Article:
The onset of 2007 dances on the near horizon, teasing coyly with its come hither promises of greater things to come. Looking back on the past ten years of my service at Portland Open Bible Church I can see that much has changed. Many faces, young and old, have gone, while many more have come. The kids who were first graders when I started are now driving cars, going out on dates, growing up. I am thankful that I get to watch at least some of them grow up, if even for a little while. I am proud of them and their parents too. I am proud that I had a part to play in leading a team of dedicated volunteers who are motivated to partner with parents and their families in raising kids who have a vibrant growing faith in Jesus Christ.
It isn’t mere nostalgia that prompts this Friday night muse. In the midst of carrying out my pastoral responsibilities to a new crop of kids in the younger generation and their families, I find it helpful to consider those who have gone on before. Their manner of conduct, ongoing attitudes, relationships with parents and testimony for the Lord is the true test, in my view, of how my faith community has done in nurturing them.
Nurture is not simply a parental task, although it is primarily the parent’s role to raise their own kids. It is also a familial task, specifically in terms of extended family. Uncles, aunts, grandparents older siblings, and other relatives all have a part to play in influencing young children morally and spiritually. Many families in USamerican culture have lost sight of this dynamic to their own overly mobile detriment. Taking the argument a step further, it is a task of the faith community in which the family is placed to nurture, along with parents and family, the emerging generations of children in our midst.
The individualism inherent in modernism as a given of the Enlightenment project has produced a consumption focused, consumer driven ethos which leads parishioners, especially those within evangelicalism in the USA, to buy into a segmented taste-testing brand of spirituality. And so we have families — some with both parents together, a growing number of others where this is not the case– who jump from church to church shopping for the perfect experience, the ideal setting that will evoke the feelings which they hope will validate them. And there are others who, when they finally find that “perfect church,” move forward with involvement, as long as it does not require too much of them. I recall a conversation ten years ago with one of my former seminary professors who expressed shock when she learned I had taken this position strictly on a volunteer basis, with no real hope of ever becoming employed. She earnestly and sincerely said to me, “The people in my church are all working professionals. We don’t have time to volunteer, so we pay others to work with our kids.” And so in terms of children’s ministry volunteerism, the ethos of that church appears to be “low expectation.” Sadly, this seems to be true of many churches. But it does not have to be that way. We can do better.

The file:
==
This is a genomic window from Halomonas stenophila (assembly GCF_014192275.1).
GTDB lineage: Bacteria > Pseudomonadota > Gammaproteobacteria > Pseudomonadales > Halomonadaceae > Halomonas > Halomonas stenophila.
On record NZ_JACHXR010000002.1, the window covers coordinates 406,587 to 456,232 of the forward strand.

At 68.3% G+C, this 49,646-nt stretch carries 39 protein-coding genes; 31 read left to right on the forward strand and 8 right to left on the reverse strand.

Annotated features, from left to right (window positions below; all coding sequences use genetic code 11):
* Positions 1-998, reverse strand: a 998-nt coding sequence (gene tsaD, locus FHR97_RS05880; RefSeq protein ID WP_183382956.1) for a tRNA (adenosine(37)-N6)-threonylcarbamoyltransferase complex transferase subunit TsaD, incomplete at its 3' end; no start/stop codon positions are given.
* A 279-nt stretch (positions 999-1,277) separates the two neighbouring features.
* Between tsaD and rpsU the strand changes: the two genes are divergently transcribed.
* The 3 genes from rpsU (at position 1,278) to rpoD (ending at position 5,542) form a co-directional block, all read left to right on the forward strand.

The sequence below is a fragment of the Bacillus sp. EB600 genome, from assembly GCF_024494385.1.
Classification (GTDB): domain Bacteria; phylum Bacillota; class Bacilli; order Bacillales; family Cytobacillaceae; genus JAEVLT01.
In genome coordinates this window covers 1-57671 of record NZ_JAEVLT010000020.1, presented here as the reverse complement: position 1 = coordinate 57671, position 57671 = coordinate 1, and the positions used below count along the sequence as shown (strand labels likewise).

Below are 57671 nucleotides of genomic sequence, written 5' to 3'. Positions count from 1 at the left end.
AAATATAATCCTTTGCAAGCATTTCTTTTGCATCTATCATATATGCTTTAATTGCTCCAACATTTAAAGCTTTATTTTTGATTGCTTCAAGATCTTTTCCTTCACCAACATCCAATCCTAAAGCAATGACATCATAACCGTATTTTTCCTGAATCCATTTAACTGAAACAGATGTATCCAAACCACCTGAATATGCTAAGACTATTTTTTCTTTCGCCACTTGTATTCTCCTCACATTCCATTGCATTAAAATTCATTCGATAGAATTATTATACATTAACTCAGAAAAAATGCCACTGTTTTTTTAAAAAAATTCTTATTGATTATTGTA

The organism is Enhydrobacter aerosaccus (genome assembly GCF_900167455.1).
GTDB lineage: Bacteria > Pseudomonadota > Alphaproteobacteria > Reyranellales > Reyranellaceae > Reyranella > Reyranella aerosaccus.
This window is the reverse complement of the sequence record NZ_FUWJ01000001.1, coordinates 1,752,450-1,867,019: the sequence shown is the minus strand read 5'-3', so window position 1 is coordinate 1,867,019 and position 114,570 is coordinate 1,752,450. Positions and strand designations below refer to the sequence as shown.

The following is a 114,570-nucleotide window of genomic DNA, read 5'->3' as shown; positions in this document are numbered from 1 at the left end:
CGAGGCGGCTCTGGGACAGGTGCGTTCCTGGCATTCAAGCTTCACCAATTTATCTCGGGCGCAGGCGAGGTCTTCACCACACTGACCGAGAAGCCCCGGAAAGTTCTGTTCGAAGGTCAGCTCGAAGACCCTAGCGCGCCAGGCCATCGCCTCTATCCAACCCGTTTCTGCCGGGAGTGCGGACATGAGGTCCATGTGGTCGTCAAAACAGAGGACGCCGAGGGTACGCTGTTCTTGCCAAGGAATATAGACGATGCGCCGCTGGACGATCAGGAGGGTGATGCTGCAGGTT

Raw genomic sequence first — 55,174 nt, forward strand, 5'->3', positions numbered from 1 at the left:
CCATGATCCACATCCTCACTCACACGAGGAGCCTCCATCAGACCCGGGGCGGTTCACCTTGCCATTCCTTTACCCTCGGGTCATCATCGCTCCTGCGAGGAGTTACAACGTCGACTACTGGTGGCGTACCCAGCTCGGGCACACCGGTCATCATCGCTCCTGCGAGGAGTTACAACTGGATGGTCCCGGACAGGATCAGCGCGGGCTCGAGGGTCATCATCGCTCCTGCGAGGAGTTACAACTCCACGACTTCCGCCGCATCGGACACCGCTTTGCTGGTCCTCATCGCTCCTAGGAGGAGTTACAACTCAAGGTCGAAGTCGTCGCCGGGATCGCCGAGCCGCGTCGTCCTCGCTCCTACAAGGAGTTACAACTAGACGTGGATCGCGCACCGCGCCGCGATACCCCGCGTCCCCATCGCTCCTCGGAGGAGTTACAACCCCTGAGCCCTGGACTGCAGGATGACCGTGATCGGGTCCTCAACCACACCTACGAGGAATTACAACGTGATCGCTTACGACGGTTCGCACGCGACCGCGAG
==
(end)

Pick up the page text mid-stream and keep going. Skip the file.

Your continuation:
Ask yourself, does your church have a low expectation ethos? If yes, how does this affect your ability to recruit and retain volunteers for the long term? How does this impact your communication with parents who assume they do not need to be directly involved in the discipleship process of their children?
Also ask yourself, do the families in your church seem to focus on the nuclear family? Or is there a growing resurgence of extended family relationships? What difference is this making in the nurture of the children in your faith community? What steps might you take to encourage greater connectivity among extended families?
Ask yourself, do your prospective volunteers understand the expectations of your church? Your ministry team? Do they buy into a high expectation ethos?
A few years ago I sat in a Dmin class with Leith Anderson. He shared that at his church, Wooddale Church in Eden Prairie, Minnesota, they treat volunteers with utmost respect and they have very high expectations, some positions even requiring office hours. Because all of this is clearly communicated, the volunteers, many of them retired executives and professionals, respond very positively to it. I am not sure I could get away with that at my church, at least not yet. But it highlights the need for children’s ministry leaders and for lead pastors to clearly articulate a high expectation vision which, over time and through their example, will translate into a high expectation church ethos.